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Representations and Warranties Insurance

All mergers and acquisitions (M&A) involve some risk, no matter the deal size or scale. As companies pursue M&A in an active but volatile market, deploying the appropriate risk management framework is critical.

Representations and Warranties Insurance

Representations and Warranties Insurance (RWI) can be used as a vehicle to transfer a portion of risk and liability to the insurance provider. RWI offers both buyers and sellers protection against potential breaches of a seller’s representations (what the seller states as true, to the best of their knowledge, about the past, present and/or future state of their company) and warranties (the guarantee of indemnity if the representations are false) in an M&A agreement.

Breaches of an M&A agreement can be costly, timely and contentious. To that end, RWI coverage is like a prenuptial agreement — it can detail in advance what defines a breach of the agreement, the financial ramifications if there is a breach and the course of action if the deal ends in “divorce.” This affords the buyer and seller peace of mind in knowing how claims covered under the policy will be settled, while also providing a foundation for more agreeable negotiations.

Benefits of RWI Coverage

Customizable. Since every deal is unique, RWI policies are customizable and negotiable. For buyers, RWI provides assurance that claims or losses under the policy will be covered; whereas sellers may purchase RWI to provide liability coverage in the event of a breach of the agreement.

  • Due Diligence. Insurance carriers will review the due diligence that has been conducted and will base the policy on the available information. This comprehensive review also helps a buyer understand where there may be information gaps or unknowns about the company it is purchasing.
  • Access to Capital. Because the insurer assumes financial risk for the seller in breaches covered under the policy, sellers do not need to have as much money in escrow to cover unanticipated expenses. This can make a deal more attractive to a seller who receives earlier, increased access to the deal payout than if money was held in escrow for an extended period.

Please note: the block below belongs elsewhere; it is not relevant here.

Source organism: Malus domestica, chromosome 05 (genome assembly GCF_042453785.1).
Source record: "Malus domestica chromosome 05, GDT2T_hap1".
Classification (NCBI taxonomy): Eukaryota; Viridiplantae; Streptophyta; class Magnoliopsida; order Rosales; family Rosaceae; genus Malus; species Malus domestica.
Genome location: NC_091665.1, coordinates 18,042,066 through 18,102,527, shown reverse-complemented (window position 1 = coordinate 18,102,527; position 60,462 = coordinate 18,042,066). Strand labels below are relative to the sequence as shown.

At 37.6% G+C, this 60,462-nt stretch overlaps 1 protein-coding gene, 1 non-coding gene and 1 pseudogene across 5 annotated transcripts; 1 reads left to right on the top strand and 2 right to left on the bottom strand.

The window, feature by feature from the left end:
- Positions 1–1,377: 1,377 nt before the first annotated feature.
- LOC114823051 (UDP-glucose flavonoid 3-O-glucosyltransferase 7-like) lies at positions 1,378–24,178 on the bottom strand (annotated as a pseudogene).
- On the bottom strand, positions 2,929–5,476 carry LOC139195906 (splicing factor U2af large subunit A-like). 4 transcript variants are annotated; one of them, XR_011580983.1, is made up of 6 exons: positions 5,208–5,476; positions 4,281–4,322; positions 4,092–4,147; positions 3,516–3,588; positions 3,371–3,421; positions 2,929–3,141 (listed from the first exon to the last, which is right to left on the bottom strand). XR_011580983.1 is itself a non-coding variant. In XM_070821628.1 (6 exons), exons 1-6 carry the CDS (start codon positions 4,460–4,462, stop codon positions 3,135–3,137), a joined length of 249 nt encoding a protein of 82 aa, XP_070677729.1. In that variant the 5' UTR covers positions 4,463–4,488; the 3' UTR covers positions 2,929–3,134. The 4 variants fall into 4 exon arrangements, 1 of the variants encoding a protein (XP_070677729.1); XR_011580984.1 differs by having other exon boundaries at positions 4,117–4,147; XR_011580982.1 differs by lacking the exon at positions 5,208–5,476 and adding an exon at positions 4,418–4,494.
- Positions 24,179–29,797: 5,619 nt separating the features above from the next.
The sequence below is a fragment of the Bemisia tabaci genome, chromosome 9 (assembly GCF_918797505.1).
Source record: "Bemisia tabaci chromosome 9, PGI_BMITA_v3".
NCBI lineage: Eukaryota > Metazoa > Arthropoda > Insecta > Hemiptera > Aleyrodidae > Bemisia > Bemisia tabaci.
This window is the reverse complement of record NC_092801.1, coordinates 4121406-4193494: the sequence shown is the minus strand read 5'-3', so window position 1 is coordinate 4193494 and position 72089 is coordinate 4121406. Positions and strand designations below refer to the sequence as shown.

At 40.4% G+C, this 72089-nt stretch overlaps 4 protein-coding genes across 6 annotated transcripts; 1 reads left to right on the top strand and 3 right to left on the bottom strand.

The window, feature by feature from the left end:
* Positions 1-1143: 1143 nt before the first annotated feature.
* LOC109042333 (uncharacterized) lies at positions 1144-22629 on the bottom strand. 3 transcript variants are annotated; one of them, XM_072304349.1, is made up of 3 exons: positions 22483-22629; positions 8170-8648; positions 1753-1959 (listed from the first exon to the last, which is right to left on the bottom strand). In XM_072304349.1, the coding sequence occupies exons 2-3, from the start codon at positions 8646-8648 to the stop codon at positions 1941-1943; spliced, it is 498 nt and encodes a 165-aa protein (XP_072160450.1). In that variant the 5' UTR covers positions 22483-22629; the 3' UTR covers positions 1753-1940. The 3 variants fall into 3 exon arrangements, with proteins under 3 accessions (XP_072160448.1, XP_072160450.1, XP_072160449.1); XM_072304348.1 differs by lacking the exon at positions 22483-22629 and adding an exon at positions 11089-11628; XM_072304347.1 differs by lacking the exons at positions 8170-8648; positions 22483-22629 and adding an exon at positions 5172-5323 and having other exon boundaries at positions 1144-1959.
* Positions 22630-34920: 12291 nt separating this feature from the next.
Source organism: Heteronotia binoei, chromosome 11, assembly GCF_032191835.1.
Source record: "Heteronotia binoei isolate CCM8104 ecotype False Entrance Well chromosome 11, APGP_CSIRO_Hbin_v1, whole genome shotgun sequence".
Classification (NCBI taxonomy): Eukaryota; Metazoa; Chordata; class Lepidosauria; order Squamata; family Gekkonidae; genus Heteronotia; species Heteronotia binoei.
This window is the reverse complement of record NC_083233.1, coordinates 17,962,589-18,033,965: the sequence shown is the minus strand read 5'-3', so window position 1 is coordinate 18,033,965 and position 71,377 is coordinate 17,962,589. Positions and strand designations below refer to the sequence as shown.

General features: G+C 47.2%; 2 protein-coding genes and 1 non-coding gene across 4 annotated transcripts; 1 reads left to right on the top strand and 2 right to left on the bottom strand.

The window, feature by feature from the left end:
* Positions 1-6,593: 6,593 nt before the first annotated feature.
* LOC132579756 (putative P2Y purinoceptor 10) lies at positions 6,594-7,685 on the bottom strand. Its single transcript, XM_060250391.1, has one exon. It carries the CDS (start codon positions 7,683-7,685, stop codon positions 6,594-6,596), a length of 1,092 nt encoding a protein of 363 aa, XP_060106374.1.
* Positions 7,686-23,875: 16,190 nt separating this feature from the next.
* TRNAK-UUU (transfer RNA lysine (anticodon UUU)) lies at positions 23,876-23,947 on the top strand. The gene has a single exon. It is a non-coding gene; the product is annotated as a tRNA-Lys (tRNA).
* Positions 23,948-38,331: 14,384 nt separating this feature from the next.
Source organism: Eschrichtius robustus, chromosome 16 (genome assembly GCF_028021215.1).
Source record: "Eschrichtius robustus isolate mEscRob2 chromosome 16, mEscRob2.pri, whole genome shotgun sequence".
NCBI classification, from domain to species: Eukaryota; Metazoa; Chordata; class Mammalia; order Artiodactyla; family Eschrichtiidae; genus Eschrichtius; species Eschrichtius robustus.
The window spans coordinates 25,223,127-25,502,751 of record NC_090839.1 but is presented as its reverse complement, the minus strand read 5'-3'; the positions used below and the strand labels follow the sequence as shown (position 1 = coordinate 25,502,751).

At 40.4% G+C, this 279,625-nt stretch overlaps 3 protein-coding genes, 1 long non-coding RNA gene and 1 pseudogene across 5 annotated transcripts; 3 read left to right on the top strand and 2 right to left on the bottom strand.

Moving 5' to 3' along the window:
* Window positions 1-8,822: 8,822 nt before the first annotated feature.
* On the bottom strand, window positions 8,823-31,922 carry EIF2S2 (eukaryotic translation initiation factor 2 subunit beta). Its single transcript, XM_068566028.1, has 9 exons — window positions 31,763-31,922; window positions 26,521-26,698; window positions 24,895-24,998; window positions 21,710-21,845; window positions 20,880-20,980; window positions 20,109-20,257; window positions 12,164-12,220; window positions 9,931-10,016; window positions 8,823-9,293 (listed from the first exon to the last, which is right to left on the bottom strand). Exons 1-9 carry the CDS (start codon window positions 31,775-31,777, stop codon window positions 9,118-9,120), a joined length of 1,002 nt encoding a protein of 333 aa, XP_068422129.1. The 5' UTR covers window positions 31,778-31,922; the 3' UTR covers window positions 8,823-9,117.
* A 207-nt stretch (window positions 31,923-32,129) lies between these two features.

RWI Considerations

With an RWI policy, there are important considerations that should be addressed in your initial conversations with an insurance provider.

  • Fees and Premiums. Typically, deals valued at $15 million or more are an appropriate starting point for RWI policies due to minimum premiums and underwriting fees. The parties may also negotiate who is paying the premium and if the deductible will be split between the two entities.
  • Limitations and Exclusions. Be sure to work with your insurance adviser to understand what is or could be excluded or limited in coverage under an RWI policy.
  • Lender Requirements. Depending on the entity that is serving as a lender in an M&A deal, RWI may be required under the terms of the agreement.

It is important to work with a trusted insurance provider to understand the full scope of the requirements, opportunities and challenges that an RWI policy presents to determine if it is the right fit for your deal.

Insurance products are sold by First National Insurance Agency, LLC, and its licensed agents. Insurance products are not insured by the FDIC or any other government agency, not a deposit of, or guaranteed by F.N.B. Corporation or its affiliates. May lose value (if product involves an investment risk).

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